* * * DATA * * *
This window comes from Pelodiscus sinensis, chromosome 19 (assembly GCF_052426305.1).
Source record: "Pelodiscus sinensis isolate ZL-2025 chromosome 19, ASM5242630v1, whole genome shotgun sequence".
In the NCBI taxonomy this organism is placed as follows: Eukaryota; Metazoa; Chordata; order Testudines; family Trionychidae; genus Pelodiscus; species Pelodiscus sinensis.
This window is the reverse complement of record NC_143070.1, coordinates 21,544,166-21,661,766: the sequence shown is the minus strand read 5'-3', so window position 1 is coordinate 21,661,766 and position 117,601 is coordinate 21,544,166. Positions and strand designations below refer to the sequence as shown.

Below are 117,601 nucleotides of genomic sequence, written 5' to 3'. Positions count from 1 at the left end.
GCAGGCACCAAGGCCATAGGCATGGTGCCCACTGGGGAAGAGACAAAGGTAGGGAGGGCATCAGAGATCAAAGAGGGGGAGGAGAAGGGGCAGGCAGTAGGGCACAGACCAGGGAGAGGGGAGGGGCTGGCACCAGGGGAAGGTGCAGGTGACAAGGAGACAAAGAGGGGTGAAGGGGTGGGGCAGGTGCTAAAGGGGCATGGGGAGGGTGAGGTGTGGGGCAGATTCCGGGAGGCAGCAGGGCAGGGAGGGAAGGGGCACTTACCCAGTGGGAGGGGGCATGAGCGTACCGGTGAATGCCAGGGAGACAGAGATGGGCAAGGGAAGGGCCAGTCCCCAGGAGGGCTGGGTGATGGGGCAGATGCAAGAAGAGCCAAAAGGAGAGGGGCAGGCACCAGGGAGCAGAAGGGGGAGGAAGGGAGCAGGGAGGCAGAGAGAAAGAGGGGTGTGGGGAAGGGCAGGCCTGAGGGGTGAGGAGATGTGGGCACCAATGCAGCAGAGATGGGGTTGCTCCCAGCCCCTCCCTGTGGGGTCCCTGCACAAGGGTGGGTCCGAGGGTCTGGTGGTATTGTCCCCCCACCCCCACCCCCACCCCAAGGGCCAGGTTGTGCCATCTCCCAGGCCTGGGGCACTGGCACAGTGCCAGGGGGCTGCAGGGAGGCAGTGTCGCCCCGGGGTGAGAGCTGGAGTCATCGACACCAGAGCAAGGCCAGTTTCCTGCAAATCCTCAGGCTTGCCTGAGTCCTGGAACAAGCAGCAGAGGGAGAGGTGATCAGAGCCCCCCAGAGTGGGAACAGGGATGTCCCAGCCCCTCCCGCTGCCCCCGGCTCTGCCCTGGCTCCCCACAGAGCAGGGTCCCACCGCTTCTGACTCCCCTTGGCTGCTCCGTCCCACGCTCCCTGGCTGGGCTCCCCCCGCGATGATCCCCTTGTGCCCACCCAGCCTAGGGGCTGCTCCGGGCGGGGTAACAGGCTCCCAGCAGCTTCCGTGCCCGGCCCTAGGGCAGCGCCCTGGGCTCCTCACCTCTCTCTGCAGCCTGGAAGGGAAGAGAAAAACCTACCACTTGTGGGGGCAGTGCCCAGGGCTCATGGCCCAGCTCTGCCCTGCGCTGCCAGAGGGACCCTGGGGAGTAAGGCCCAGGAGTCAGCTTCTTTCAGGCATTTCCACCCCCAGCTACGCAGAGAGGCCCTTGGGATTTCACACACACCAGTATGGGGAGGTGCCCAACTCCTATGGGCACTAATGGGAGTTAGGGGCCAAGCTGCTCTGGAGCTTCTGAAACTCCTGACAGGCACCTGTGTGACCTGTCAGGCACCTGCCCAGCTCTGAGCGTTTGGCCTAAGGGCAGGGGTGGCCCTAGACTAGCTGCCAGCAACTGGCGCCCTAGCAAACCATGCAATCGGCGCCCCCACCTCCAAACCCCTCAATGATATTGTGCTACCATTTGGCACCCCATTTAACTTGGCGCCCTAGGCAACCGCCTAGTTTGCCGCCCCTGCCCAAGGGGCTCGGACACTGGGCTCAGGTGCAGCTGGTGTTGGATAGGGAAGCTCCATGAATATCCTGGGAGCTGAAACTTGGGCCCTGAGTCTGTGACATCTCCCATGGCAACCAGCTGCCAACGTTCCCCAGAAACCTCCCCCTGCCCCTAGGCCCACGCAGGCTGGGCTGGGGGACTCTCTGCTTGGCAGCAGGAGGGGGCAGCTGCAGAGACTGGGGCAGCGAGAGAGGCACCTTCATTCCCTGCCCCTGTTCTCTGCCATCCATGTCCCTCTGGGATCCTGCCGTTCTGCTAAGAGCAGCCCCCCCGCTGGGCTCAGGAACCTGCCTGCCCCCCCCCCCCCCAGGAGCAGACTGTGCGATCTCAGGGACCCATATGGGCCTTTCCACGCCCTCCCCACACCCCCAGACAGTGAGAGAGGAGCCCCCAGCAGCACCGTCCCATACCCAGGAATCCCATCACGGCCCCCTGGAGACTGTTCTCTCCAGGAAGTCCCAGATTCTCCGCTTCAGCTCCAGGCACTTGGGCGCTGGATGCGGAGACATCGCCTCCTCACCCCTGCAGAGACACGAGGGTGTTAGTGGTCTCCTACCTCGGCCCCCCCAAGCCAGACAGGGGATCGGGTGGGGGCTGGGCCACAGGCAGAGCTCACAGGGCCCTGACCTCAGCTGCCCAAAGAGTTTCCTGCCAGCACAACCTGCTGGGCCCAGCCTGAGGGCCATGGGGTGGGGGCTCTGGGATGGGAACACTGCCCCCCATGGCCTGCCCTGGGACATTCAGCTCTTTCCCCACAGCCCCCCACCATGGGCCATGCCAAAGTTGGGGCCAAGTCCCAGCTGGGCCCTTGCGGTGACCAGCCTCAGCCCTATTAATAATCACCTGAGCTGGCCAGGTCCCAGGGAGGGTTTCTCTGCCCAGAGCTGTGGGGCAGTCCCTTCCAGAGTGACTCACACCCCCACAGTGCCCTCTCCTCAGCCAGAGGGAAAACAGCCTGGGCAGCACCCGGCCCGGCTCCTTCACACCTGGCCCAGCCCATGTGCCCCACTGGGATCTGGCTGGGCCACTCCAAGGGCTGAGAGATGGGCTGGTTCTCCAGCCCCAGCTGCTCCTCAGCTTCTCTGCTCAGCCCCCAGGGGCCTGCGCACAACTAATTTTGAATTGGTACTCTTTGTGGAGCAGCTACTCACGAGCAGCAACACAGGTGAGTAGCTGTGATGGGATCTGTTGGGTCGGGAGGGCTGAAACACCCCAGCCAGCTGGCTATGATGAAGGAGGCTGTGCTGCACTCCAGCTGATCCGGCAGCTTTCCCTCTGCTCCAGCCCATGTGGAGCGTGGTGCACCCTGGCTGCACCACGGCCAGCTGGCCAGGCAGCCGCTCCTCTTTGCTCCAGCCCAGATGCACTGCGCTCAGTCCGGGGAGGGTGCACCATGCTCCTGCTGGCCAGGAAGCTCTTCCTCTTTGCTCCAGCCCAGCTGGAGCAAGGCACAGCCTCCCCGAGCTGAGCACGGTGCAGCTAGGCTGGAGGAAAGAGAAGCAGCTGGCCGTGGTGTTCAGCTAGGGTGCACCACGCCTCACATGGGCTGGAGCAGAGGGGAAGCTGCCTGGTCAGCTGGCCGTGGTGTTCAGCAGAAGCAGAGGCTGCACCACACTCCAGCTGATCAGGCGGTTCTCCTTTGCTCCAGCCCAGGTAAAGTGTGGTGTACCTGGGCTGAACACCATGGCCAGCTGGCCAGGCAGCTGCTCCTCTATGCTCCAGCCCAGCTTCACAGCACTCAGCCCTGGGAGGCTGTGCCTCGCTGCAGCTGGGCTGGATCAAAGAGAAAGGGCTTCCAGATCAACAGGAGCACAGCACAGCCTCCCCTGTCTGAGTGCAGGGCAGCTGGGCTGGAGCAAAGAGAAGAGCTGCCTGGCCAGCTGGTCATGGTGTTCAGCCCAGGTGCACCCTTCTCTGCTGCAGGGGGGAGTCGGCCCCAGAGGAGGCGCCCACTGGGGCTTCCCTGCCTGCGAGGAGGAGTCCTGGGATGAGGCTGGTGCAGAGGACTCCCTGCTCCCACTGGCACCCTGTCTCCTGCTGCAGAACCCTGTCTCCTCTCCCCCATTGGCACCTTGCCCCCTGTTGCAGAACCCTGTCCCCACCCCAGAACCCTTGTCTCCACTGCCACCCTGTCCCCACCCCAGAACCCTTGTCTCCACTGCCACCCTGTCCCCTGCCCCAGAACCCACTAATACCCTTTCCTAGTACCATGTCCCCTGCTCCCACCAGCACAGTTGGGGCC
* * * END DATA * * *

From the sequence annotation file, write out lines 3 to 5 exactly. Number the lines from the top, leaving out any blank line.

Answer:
In the NCBI taxonomy this organism is placed as follows: Eukaryota; Metazoa; Chordata; order Testudines; family Trionychidae; genus Pelodiscus; species Pelodiscus sinensis.
This window is the reverse complement of record NC_143070.1, coordinates 21,544,166-21,661,766: the sequence shown is the minus strand read 5'-3', so window position 1 is coordinate 21,661,766 and position 117,601 is coordinate 21,544,166. Positions and strand designations below refer to the sequence as shown.

Below are 117,601 nucleotides of genomic sequence, written 5' to 3'. Positions count from 1 at the left end.